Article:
It’s No Dream, Sustainable Jeans Are Perfect Fit for Modern Retail Consumers

When I first stepped into the sustainable, intelligent enterprise showcase of the Trilogy jeans company at the SAP Sapphire Orlando event, the last thing I imagined was encountering seaweed and synthetic spider webs. Turns out, Trilogy was one of the most compelling displays of cloud-based innovation I’ve ever seen from an entirely fictitious creation.

While the Trilogy jeans company doesn’t exist, its digital transformation depicted in life-size 3D and physical displays was very real and incredibly inspirational. Dazzling in scope, yet simple in pragmatic ease of innovation, a series of interactive and immersive displays demonstrated how Trilogy designed and delivered sustainable pink denim jeans in record time after one pair became a sensation on TikTok.

“Leaders at consumer products companies know that sustainability is good for the environment and more regulations are coming,” said Robin Wilson, retail industry executive advisor at SAP. “On top of those drivers, customers want sustainably produced, personalized products, which represent the next wave of innovation in many industries, including products like jeans and other clothing.”

Satisfying Consumer Demand for Sustainable Products

Similar to most heritage companies, Trilogy had struggled with slowed sales, fractured supply chains, and a stale product mix. Delivering authentic, sustainable fashion for eco-conscious influencers and tastemakers while remaining profitable was its central challenge. True, companies have been producing sustainable garments, but higher costs have relegated some items to niche markets. Even as consumer willingness to pay more has increased along with regulatory mandates, organizations need to profitably embed sustainability into products, starting with planning and design.

Wilson, who guided me through the showcase, said that consumer product manufacturers like Trilogy initially ask if it makes sense to design a sustainable item, or think of something different. For example, the on-site display of pink- and blue-colored jeans revealed three ways to develop denim sustainably: nanobubbles use air instead of water for softer, wrinkle-resistant jeans, ozone treatments replace toxic chemicals but provide that faded color that fashionistas celebrate, and laser technology provides a custom fit minus dangerous blasting or sanding techniques.

“Denim undergoes a lot of water rinsing processes for softness and wrinkle-resistance,” said Wilson. “We have customers that have created their own laser process to reduce the amount of water that goes into their denim products. And, when consumers can understand the environmental footprint of each jeans’ design because they can see what materials are used and how they’re produced, they know exactly what they’re buying.”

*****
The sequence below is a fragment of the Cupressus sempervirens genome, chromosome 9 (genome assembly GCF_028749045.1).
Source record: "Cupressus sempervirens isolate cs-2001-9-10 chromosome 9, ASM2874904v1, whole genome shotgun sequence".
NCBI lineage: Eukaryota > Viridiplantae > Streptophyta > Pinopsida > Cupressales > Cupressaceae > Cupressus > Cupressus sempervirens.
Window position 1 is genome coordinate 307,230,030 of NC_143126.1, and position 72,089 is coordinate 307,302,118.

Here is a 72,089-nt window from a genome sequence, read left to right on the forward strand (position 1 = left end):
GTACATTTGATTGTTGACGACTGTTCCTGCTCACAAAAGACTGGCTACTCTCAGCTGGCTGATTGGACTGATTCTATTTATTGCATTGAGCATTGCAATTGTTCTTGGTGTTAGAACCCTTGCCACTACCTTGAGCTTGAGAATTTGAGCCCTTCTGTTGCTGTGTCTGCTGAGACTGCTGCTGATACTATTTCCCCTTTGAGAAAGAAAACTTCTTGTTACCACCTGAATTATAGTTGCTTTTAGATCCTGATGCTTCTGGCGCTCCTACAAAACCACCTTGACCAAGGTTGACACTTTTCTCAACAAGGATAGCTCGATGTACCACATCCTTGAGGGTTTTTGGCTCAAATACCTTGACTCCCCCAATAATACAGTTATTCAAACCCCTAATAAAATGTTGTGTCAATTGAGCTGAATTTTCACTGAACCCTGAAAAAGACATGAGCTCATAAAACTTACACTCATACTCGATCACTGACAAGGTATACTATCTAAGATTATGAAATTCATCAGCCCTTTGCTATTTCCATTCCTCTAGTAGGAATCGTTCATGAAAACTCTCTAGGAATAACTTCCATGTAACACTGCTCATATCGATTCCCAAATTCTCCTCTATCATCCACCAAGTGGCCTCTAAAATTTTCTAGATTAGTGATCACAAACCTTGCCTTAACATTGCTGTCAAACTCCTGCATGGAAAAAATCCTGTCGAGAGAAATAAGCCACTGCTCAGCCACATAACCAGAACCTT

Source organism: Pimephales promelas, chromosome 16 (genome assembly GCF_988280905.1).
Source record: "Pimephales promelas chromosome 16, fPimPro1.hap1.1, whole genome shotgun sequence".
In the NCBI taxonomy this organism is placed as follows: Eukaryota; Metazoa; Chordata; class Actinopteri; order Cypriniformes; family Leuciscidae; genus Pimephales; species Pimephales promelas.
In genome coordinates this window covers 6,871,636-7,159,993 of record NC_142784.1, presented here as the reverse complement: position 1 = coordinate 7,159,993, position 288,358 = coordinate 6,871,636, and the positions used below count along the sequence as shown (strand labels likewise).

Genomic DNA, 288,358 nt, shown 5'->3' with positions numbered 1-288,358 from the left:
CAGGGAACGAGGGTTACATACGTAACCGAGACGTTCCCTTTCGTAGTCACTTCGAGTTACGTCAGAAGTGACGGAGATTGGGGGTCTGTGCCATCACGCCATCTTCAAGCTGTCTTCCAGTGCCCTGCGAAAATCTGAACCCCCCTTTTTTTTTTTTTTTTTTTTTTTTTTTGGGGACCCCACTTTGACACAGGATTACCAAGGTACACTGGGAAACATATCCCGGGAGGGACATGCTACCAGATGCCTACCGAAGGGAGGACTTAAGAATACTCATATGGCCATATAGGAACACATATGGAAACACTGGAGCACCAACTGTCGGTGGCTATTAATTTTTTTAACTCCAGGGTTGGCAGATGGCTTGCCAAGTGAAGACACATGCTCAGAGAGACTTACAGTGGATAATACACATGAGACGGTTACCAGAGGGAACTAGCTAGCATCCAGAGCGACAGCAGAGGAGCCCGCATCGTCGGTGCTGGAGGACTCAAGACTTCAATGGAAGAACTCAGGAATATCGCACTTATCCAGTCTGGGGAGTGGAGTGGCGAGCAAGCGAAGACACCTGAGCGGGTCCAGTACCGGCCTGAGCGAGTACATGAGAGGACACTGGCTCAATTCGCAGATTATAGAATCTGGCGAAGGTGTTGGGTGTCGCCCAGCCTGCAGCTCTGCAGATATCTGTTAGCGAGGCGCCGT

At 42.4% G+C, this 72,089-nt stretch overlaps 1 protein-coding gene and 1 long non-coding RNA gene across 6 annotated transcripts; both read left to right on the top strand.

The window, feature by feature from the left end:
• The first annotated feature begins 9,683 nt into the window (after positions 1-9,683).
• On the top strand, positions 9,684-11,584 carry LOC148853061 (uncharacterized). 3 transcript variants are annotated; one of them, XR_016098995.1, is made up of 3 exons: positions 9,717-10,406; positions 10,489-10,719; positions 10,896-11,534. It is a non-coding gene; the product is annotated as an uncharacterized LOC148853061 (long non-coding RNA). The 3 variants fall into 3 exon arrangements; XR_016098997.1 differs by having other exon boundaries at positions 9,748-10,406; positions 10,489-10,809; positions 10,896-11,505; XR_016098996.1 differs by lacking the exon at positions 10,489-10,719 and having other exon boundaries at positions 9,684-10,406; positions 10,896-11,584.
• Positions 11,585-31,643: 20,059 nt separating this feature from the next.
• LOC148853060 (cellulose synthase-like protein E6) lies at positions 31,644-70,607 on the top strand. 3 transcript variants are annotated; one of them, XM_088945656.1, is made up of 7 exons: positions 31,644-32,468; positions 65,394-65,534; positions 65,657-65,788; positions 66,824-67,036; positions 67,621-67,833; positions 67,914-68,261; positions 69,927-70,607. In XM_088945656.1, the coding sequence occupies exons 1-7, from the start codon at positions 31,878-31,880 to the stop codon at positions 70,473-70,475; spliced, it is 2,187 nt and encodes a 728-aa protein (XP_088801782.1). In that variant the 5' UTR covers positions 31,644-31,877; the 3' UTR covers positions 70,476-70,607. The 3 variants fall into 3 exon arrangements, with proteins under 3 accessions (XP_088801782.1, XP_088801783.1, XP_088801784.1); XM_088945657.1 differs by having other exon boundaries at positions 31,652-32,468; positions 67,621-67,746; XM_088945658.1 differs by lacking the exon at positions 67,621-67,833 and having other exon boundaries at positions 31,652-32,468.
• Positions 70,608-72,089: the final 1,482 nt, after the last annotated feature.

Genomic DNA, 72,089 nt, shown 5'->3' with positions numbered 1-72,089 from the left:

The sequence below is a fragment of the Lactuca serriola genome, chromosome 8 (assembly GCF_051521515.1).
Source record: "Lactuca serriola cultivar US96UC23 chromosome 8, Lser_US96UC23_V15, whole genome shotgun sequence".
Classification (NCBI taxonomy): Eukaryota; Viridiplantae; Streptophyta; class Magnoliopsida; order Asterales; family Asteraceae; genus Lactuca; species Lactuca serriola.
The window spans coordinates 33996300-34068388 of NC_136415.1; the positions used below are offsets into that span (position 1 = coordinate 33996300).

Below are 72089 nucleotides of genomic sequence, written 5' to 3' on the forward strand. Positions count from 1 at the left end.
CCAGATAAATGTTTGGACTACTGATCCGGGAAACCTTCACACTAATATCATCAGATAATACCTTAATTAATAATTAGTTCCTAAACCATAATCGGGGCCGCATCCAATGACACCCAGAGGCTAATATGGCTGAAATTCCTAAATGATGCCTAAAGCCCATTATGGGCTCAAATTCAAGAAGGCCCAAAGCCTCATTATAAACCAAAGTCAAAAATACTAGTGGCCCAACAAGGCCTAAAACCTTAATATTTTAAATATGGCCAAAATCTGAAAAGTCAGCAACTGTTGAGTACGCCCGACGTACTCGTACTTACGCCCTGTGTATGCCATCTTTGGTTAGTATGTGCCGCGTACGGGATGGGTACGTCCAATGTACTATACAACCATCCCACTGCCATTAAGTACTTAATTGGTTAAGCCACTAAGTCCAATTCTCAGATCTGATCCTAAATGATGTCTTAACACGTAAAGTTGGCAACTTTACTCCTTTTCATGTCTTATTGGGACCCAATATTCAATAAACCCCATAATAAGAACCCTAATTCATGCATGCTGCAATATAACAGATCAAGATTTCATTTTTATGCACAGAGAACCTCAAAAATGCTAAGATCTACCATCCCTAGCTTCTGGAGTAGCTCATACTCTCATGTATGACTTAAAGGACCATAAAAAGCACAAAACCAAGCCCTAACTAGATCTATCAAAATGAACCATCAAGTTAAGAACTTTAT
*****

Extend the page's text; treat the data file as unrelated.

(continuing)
Consumers Want Sustainable Convenience

Building a more sustainable business is only possible with connected information to act on, from early consumer demand signals to on-time product delivery. Analytics based on customer data help companies quickly attract both fashion-forward consumers and fast followers.

“Analytics from integrated data tell companies which consumers are interested in certain products, how often they’ve purchased these products, and how likely they are to buy similar items again,” said Wilson. “Product managers can explore if this is a consumer segment to consider developing a personalized offering in a smaller run, collecting feedback from them before potential expansion to a wider market. They can provide a personalized experience on the Web site and develop campaigns to educate additional consumer target groups, expanding market share.”

Collected securely and with the customer’s permission, consumer data helps companies anticipate what people want. Standing in front of colorful screens and physical robotics that automatically guided sustainable jean production encompassing material choices, manufacturing locations, production lines, and transportation options, I could see the dynamic dance of data between finance, supply chain, and marketing to deliver the omnichannel customer experience.

Business Network Sources Sustainable Suppliers

Once Trilogy teams decided on product designs, they turned to their business network to source raw materials. Among the questions were: Do I have vendors in my network that can provide nontraditional materials like seaweed or synthetic spider webs (both were displayed with jeans in glass cases)? And are those vendors sourcing materials from sustainable suppliers, including treatment of direct and indirect employees?

“Responsible design takes into account every aspect of that garment such as the type and amount of material and other design elements along with supplier sustainability beyond the first tier of partners,” said Wilson. “Increasingly, consumer products organizations are planning ahead to reduce product components that end up in landfills and factor in reuse and recyclability at the outset of design. For example, through SAP Integrated Business Planning and SAP S/4HANA, companies can capture all the data from the bill of materials to track milestones like water saved and lower carbon emissions.”

Managing the full life cycle of a pair of sustainably manufactured jeans goes further than the many tiers of a company’s supply chain. Companies also need to have employees with the right skills sets to develop products that consumers want and compliance exigencies demand. Production facilities have to turn on a dime as disruptions occur. It’s often said that we can only act on what we can measure. By acting on connected data, organizations can deliver the proverbial pink denim jeans of anyone’s dreams.


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This also appeared on SAP BrandVoice on Forbes.